OCE1001notesfall2011

OCE1001notesfall2011 - OCE 1001 Elementary Oceanography by...

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9/30/11 OCE 1001 Elementary Oceanography by Dr. Allan J. Clarke The Adrian E. Gill Professor of Oceanography Florida State University Fall 2011 Notes for OCE-1001 classes from Oct. 4 – Nov. 3, 2011
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9/30/11 5:30 PM OCE1001 Professor A. J. Clarke Page 1 OCE 1001 Elementary Oceanography Dr. Clarke's part of the course is loosely based on parts of the book. The notes and not the book form Dr. Clarke's part of the course. Ask questions Videos are part of the course. You may be examined on them. Introduction The field of oceanography has four principal categories biological oceanography geological oceanography chemical oceanography physical oceanography Section 1. WAVES 1. Introduction to Waves 1.1 Generation wind gravitational forces of the moon and sun ± tides underwater land movements ± tsunamis 1.2 Sinusoidal waves Water surface at sea is chaotic Despite this, it can be thought of as a sum of simple sinusoidal waves 1.3 Terminology
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9/30/11 5:30 PM OCE1001 Professor A. J. Clarke Page 2 crest: The very top of any wave. trough: The very bottom of the depressed hollow between two crests. wave height: The vertical distance between the top of one wave crest and the bottom of the neighboring trough. wave steepness: The ratio of wave height to wave length. still water level: The average level of the sea surface (the level of the surface without any waves). amplitude: The maximum vertical displacement of the sea surface from the still water level. period: The time it takes for one complete wavelength ( e.g., from one crest to the next) to pass a stationary point. wave speed: The speed with which waves pass a stationary point. wave frequency: Two times ± divided by the wave period. Note: Wave amplitude is 1/2 of the wave height.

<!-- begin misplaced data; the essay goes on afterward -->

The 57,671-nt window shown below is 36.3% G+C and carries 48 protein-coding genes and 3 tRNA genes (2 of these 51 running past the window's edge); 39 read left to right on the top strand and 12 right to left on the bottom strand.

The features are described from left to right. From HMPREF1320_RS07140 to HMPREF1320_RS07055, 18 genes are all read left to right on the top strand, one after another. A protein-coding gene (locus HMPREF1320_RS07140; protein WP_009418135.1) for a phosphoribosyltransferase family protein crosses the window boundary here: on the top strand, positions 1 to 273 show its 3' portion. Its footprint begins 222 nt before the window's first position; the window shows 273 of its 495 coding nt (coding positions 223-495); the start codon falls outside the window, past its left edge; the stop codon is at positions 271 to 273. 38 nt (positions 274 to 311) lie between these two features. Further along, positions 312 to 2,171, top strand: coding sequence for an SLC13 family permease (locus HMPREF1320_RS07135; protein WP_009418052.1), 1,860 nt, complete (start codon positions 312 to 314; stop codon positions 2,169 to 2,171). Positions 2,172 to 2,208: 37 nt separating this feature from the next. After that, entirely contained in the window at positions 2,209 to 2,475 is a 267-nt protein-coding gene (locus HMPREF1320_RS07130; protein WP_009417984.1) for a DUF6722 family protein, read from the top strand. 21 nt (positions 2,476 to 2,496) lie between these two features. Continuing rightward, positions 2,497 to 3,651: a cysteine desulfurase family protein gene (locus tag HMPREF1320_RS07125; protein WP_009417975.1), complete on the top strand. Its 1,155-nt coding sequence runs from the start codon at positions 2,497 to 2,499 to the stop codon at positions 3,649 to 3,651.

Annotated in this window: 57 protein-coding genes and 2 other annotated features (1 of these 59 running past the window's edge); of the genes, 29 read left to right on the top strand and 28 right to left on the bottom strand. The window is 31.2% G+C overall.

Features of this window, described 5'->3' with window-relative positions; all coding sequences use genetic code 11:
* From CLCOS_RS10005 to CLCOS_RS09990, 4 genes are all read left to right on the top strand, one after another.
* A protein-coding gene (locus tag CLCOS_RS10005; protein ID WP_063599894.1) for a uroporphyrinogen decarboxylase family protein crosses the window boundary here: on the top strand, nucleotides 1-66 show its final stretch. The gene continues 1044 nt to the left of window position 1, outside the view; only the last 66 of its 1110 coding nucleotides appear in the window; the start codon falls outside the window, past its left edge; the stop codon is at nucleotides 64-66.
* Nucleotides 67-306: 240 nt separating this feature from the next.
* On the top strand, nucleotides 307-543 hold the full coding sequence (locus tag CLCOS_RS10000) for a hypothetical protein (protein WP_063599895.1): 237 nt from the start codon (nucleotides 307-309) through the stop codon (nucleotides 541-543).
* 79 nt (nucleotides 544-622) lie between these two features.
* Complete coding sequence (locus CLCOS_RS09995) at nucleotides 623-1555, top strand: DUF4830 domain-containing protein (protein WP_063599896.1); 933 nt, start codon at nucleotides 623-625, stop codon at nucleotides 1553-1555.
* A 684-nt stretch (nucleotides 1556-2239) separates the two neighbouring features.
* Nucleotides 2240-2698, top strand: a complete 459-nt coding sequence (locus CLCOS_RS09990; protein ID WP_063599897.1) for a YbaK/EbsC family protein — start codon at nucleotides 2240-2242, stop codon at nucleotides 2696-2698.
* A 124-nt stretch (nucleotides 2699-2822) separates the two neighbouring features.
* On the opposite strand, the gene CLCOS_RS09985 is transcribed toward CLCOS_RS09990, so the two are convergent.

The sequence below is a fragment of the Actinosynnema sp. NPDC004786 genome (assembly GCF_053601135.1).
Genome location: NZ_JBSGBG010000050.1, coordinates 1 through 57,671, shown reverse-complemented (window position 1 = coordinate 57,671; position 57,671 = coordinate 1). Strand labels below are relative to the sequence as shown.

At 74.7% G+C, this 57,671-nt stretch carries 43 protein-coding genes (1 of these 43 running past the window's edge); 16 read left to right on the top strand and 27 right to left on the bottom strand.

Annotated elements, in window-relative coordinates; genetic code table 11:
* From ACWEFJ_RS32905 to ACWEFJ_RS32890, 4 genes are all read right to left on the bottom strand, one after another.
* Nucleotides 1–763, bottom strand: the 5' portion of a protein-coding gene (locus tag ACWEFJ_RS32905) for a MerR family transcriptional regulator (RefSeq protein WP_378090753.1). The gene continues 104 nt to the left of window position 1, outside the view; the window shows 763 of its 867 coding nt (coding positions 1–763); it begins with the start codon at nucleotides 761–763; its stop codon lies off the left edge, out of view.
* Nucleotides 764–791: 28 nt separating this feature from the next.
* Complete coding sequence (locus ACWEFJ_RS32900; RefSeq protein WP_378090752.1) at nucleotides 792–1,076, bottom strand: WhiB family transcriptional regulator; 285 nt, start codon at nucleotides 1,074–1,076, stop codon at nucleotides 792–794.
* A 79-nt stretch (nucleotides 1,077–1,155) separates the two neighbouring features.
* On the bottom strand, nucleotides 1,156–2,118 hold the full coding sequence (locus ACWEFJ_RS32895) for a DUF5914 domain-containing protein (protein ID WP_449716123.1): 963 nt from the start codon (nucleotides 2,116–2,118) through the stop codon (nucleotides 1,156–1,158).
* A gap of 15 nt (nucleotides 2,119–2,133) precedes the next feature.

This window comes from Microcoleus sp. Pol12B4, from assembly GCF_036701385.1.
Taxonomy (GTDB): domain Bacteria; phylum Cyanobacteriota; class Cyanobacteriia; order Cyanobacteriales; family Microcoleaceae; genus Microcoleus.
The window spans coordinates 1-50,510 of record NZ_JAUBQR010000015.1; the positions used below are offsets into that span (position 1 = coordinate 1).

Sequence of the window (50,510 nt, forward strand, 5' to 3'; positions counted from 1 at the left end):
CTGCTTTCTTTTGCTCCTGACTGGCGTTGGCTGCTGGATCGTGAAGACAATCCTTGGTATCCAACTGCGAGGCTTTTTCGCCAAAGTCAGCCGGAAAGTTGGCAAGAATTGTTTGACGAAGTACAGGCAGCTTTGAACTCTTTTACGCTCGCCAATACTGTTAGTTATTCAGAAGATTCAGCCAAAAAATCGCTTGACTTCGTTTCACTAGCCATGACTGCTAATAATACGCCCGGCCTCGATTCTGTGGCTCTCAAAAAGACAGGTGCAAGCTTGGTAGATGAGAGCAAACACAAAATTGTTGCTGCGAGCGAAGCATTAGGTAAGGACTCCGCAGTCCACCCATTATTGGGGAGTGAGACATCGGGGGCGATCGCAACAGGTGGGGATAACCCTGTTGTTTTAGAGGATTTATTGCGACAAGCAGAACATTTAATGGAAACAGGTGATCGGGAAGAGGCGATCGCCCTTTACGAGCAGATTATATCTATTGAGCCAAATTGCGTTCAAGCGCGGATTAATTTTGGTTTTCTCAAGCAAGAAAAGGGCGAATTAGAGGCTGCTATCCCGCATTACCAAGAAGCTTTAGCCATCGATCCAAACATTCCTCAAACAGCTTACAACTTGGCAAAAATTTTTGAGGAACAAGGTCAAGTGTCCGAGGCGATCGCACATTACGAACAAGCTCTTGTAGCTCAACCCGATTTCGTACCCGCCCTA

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9/30/11 5:30 PM OCE1001 Professor A. J. Clarke Page 3 2. Types of Waves 2.1 Gravity waves Suppose we lift up the surface of the water as shown. Gravity causes it to fall. It overshoots the still water level, forces water out from underneath and causes mounds of water on either side. These mounds of water fall and create new mounds, etc. We end up with waves propagating away from the initial displaced sea level. Gravity is the restoring force that causes the waves and these waves are consequently called gravity waves.
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5:30 PM OCE1001 Professor A. J. Clarke Page 4 2.2 Capillary waves Waves for which surface tension is the restoring force. Floating paper clips? Reason: The ‘tug of war’ on molecule A by molecules B and C is not along a line and so the two forces do not completely cancel even though they’re equal in size. Imagine yourself as a person at A being tugged as shown by B and C. You’ll be moved perpendicular to the water surface. The two forces can be summed by the triangle rule for addition of forces: The surface tension acts on the curved surface to try to make it flat. It is this upward force, trying to make the water flat, which enables the heavy paper clip to be supported:
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This note was uploaded on 11/07/2011 for the course OCE 1001 taught by Professor Staff during the Fall '08 term at FSU.

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OCE1001notesfall2011 - OCE 1001 Elementary Oceanography by...

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